Delaware Courts Release Phased Plan For Reopening

The Delaware Judiciary has released its phased plan to reopen the Delaware Courts to the public in the coming weeks.

The plan was unveiled earlier today in back-to-back Town Hall-style video meetings, first with court employees and then with members of the Delaware Bar. Chief Justice Collins J. Seitz, Jr. hosted the meeting along with Superior Court Judge William C. Carpenter Jr. — who headed the Courts Reopening Committee — and State Court Administrator Gayle Lafferty and Dr. Alfred Bacon, a Delaware infectious disease expert who is advising the Delaware Judiciary.

The Courts Reopening Committee report that outlines the four-phase process that is expected to begin the week of June 8, 2020, said Courts’ Spokesman Sean O’Sullivan.

 Phased Plan Below

Phased approach recommended by Courts Reopening Committee to begin week of June 8, 2020

Date to resume normal operations not set; new procedures will involve wearing masks and social distancing inside court facilities.

After scaling back operations and closing court facilities to the public in March 2020 due to the COVID-19 pandemic, the Courts Reopening Committee has recommended to Chief Justice Collins J. Seitz, Jr. a phased approach to reopening court facilities and increasing court operations. The Chief Justice accepted the Committee’s recommendations this week and shared the details with court employees and members of the Delaware Bar during back-to-back town hall style videoconferences.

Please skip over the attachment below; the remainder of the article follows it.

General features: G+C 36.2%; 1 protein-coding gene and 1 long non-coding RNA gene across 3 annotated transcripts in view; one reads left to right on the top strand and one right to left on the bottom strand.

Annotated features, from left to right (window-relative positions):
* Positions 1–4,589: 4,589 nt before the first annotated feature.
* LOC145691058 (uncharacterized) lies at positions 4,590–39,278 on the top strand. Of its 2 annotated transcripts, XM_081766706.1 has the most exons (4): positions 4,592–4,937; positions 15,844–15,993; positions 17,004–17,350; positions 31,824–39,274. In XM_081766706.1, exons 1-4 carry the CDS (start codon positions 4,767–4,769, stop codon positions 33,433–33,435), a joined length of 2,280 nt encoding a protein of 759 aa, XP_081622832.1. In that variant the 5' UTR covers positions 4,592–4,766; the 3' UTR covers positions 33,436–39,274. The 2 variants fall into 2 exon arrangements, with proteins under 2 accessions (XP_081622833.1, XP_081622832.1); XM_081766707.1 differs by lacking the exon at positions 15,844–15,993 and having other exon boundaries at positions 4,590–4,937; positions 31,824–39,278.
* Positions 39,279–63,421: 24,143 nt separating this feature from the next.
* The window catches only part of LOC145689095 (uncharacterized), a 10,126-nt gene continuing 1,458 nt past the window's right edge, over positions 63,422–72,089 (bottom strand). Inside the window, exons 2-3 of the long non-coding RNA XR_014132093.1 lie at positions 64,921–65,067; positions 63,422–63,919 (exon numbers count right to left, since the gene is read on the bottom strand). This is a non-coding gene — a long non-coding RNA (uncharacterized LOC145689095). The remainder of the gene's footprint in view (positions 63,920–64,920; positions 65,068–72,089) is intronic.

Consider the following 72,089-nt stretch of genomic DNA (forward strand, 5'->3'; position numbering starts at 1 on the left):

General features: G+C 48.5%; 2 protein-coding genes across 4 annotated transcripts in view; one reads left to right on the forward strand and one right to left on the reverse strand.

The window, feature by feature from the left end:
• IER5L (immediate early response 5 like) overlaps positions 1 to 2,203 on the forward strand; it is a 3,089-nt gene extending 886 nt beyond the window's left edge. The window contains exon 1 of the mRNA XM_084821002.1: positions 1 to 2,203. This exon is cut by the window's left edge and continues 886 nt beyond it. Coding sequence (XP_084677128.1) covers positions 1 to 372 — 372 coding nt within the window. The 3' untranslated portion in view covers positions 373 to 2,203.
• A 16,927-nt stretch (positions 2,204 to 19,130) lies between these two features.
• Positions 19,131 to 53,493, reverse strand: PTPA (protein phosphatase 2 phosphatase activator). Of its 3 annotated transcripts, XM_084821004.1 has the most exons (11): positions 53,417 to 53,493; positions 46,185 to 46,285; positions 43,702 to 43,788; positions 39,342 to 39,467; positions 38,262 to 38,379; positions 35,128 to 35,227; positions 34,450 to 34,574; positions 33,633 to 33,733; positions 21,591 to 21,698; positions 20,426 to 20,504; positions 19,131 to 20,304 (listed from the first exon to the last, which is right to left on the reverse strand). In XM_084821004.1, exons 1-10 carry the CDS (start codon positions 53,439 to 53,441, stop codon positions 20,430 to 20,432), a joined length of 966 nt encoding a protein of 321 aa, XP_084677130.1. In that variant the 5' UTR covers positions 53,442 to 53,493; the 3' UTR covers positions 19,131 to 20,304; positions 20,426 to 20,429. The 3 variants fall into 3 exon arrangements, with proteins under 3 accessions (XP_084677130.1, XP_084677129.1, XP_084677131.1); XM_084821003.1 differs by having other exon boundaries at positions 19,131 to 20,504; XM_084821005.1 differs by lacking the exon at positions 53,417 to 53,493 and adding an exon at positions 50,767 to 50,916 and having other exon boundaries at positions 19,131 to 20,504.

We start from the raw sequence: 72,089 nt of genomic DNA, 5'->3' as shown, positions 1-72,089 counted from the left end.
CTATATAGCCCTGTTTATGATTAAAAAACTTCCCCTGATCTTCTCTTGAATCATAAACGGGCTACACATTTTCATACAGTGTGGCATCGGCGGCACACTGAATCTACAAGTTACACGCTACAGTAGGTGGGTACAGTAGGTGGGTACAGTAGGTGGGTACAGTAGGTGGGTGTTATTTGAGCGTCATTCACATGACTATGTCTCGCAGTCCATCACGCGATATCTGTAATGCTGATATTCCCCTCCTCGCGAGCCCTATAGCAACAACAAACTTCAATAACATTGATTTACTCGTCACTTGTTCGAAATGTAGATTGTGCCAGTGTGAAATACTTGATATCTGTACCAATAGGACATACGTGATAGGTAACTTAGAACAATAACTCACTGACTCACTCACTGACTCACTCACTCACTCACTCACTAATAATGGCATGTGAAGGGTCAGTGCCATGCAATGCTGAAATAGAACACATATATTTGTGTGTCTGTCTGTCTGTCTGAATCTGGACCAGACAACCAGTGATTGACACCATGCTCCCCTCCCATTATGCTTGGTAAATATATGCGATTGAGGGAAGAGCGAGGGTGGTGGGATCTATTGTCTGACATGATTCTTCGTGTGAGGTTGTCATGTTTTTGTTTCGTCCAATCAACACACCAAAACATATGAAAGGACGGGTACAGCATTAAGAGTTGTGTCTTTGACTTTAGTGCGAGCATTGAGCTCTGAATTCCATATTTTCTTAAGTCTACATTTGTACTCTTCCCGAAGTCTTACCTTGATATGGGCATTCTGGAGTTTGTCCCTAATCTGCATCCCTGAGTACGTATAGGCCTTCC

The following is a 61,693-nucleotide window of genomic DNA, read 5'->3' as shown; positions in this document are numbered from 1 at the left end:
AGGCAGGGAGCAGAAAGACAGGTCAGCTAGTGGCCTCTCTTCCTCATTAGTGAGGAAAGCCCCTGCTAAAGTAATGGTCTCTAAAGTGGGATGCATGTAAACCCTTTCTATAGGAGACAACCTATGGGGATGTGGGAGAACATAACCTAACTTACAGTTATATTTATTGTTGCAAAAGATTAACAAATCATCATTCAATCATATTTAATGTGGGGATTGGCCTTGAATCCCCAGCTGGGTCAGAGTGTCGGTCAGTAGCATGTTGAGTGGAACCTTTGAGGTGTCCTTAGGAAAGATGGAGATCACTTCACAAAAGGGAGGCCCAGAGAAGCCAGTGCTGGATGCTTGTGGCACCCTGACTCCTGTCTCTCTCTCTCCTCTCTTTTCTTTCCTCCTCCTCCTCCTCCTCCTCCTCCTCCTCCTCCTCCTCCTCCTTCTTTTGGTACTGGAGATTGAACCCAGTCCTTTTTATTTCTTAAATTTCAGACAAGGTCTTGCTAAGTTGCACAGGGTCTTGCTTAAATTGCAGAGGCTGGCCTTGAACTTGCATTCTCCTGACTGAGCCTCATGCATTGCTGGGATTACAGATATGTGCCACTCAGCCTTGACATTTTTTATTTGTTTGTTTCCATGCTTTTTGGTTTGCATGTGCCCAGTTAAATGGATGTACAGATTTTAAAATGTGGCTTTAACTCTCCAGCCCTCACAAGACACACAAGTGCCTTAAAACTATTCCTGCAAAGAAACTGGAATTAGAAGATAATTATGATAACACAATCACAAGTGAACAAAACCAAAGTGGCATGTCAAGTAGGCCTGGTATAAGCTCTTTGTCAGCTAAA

The reopening plan, which is available on the Delaware Judiciary’s COVID-19 response page, does not set any firm dates or deadlines to move from phase to phase, but leaves that determination to the Chief Justice in consultation with the Supreme Court. The Chief Justice will rely heavily on advice from Dr. Alfred Bacon, a Delaware infectious disease expert who is advising the Delaware Judiciary.

“The COVID-19 pandemic required the Delaware courts to limit public access to our judicial facilities. Even though the courthouse doors have been physically closed, judicial officers, their employees, and our judicial partners have continued to provide essential services to Delaware citizens. As the Governor starts to lift restrictions on the public, the Judiciary is looking to increase its operations. Like many of our sister courts, we will follow a phased approach as we increase our operations. The move from phase to phase will be guided by medical experts. If we find our procedures are not working or there is a second spike in COVID- 19 cases we might have to slow our progress or step back a phase. The safety of the public and judicial branch employees will be our guide. We hope to start Phase One during the week of June 8, 2020,” said Chief Justice Seitz.